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Old 10-03-2008, 04:37 PM   #1
otter2244
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Why won't 'scp' let me copy to a remote computer?


I am trying to copy files from my computer to a remote computer on campus.

I tried using
Code:
scp <local file> <username>@<host>:<remote directory>
But I keep getting a <local file>: No such file or directory error.

Can anyone tell me what I am doing wrong?
 
Old 10-03-2008, 04:41 PM   #2
colucix
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Silly question: are you sure the path of the local file is correct? Is it in the current/working directory?
 
Old 10-03-2008, 04:45 PM   #3
otter2244
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I'm really not sure. How would I check to make sure that I'm in the working directory?

And I am extremely new to command line arguments so what is the corrent way to put in the filename? I have been entering it like this C:\dir\dir\file.txt?
 
Old 10-03-2008, 04:49 PM   #4
colucix
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The working directory is the directory you are inside when you launch the scp command. You can check its absolute path using the pwd command. Then you can simply list the content of the directory to see if the <local file> is actually there, using the ls command. The syntax of the scp command is correct.

Edit: to answer to the last part of your question, you can enter the filename simply by its name (if it is in the current/working directory), by its absolute path (like /path/to/some/directory/file.txt) or by a relative path (like ../file.txt where .. is the upper directory in respect of the current one).

Last edited by colucix; 10-03-2008 at 04:53 PM.
 
Old 10-03-2008, 04:51 PM   #5
rossonieri#1
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hi otter,

try to change this line :
Quote:
scp <local file> <username>@<host>:<remote directory>
to this :
Quote:
scp <local_filename> <username>@<host>:<remote_filename>
file names are something like file.txt or file.png and so forth (without directory path - you have to be in the same directory with the file).

HTH.
 
Old 10-03-2008, 05:00 PM   #6
otter2244
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I tried using the absolute path and it gave another error saying
"ssh: C: Name or service not known"
 
Old 10-03-2008, 05:53 PM   #7
colucix
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Well, you're using a Windows style path name. Which system you're running on? In Linux/Unix the absolute paths are something like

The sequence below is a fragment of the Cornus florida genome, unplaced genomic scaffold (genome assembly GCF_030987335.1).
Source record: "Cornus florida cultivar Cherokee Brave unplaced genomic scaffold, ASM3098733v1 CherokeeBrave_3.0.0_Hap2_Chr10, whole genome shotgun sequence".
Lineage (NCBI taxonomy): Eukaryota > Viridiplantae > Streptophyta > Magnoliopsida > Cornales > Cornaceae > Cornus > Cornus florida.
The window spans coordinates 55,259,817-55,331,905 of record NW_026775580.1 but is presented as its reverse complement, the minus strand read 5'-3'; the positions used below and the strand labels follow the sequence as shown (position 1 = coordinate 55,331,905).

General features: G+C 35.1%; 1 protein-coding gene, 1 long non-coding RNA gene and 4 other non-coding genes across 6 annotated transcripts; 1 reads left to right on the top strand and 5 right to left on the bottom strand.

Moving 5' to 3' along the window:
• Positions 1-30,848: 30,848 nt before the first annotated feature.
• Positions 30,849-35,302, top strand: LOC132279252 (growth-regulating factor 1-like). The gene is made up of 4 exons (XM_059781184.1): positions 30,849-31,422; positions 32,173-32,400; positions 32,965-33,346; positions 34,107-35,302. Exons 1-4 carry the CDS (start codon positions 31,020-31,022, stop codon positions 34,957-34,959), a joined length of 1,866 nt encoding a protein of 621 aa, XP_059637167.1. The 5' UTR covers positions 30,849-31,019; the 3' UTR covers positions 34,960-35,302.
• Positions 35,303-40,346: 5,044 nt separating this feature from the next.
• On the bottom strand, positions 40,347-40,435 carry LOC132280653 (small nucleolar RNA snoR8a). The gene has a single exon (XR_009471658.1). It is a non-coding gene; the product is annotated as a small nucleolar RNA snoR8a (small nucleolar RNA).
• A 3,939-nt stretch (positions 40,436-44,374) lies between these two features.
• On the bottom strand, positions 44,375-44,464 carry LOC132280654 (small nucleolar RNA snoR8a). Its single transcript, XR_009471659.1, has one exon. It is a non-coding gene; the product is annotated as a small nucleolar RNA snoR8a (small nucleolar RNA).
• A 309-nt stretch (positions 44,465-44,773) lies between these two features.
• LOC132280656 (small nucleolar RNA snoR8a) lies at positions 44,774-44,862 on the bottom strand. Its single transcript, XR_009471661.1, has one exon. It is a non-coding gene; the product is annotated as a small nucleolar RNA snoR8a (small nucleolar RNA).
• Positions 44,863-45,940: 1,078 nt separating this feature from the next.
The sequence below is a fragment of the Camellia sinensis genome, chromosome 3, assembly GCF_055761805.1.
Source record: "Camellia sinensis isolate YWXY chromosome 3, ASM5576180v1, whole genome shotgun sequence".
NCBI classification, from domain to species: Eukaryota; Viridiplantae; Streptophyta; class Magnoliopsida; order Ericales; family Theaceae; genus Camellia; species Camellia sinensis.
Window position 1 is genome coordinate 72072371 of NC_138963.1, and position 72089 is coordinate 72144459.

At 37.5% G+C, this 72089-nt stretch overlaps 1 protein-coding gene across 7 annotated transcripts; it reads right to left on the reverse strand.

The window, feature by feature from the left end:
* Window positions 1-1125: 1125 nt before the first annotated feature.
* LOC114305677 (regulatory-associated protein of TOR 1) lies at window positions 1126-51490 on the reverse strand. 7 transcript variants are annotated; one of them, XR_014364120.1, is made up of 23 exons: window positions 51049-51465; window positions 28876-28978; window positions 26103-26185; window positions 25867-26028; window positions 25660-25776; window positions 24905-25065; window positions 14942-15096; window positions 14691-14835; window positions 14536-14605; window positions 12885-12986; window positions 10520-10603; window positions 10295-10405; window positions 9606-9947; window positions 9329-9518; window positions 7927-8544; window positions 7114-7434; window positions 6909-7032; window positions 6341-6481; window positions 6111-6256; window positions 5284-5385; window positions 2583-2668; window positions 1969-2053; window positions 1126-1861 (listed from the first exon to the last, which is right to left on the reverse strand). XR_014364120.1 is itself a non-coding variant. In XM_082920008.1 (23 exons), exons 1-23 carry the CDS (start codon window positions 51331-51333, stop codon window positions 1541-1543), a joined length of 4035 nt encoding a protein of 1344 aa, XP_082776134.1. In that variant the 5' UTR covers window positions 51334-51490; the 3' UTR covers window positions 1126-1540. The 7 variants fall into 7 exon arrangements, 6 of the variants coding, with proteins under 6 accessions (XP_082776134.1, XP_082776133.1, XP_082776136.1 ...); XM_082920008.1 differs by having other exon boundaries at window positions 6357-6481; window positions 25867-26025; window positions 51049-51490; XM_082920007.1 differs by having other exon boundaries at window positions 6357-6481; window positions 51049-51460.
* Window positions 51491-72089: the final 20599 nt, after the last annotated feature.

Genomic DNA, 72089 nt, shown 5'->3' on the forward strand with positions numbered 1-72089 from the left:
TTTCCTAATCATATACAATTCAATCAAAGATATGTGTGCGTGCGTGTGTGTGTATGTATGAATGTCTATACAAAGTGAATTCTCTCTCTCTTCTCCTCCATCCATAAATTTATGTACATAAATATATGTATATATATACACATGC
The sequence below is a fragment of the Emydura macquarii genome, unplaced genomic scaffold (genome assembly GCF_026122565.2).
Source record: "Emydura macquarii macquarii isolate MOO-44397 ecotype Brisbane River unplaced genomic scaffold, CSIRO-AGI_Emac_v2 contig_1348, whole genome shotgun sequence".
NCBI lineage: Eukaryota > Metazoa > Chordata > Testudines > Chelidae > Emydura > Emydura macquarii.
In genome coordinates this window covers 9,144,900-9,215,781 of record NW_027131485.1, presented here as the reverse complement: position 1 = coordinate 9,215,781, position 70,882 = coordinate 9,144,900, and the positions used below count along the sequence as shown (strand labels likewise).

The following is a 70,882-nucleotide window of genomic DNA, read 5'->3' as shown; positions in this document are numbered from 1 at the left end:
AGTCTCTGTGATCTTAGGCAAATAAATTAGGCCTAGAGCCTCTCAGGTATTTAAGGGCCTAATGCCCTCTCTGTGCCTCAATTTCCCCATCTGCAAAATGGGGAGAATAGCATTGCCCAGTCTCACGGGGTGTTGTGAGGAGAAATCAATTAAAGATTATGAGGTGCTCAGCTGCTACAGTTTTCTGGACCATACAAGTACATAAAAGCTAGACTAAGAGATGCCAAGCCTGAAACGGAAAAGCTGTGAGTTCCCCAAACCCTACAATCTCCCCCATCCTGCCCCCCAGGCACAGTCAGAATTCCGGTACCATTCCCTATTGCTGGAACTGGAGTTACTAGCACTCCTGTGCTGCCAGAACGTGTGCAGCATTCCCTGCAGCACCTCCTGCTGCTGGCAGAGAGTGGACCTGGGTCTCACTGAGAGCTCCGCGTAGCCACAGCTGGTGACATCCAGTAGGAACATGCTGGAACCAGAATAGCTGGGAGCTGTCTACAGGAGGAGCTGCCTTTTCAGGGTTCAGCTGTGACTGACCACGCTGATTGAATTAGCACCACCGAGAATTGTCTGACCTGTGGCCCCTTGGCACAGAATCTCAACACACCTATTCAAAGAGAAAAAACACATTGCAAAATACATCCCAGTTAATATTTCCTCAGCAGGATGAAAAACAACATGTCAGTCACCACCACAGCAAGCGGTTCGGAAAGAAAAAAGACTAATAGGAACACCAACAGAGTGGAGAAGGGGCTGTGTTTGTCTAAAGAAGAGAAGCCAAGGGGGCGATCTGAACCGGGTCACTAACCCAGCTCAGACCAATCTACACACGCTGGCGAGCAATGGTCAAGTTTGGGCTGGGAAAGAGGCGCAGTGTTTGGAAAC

Code:
/home/otter/file.txt
that is you have to use the normal slash and you don't have to specify the device name, as C: in Windows. The root of the directory tree is simply / and all the disks or partitions are mounted somewhere under the root.

Please, describe where is the file you're trying to copy: is it on the desktop? Then try the commands pwd and ls and post the results here, if you think they are relevant to solve the issue.
 
Old 10-05-2008, 07:01 PM   #8
rozilla
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Quote:
Originally Posted by otter2244 View Post
I'm really not sure. How would I check to make sure that I'm in the working directory?

And I am extremely new to command line arguments so what is the corrent way to put in the filename? I have been entering it like this C:\dir\dir\file.txt?
You might be messing up the path name. Try this:

1. Type pwd and look at the output. It tells you what directory you're in. pwd stands for "print working directory".

2. Type ls or ls -al to see if your file is in the current directory.

3. Let's assume it is in this directory and it's a file called tracklist.txt, and you want to scp it to a server with the IP of 123.45.67.890.

4. Type this

Quote:
scp tracklist.txt otter@123.45.67.890:
The above copies tracklist.txt to your home directory on the server with the IP 123.45.67.890
Note that you need to have an account on said remote server in order for you to be able to scp to it. (scp means "secure copy").

5. If you want to copy to a specific directory on the remote server other than just the home directory, then include the path name at the end of the above mentioned command:

scp tracklist.txt otter@123.45.67.890:/home/otter/some-other-directory


Remember, if you don't have an account on the destination server, then you won't be able to copy.
 
  


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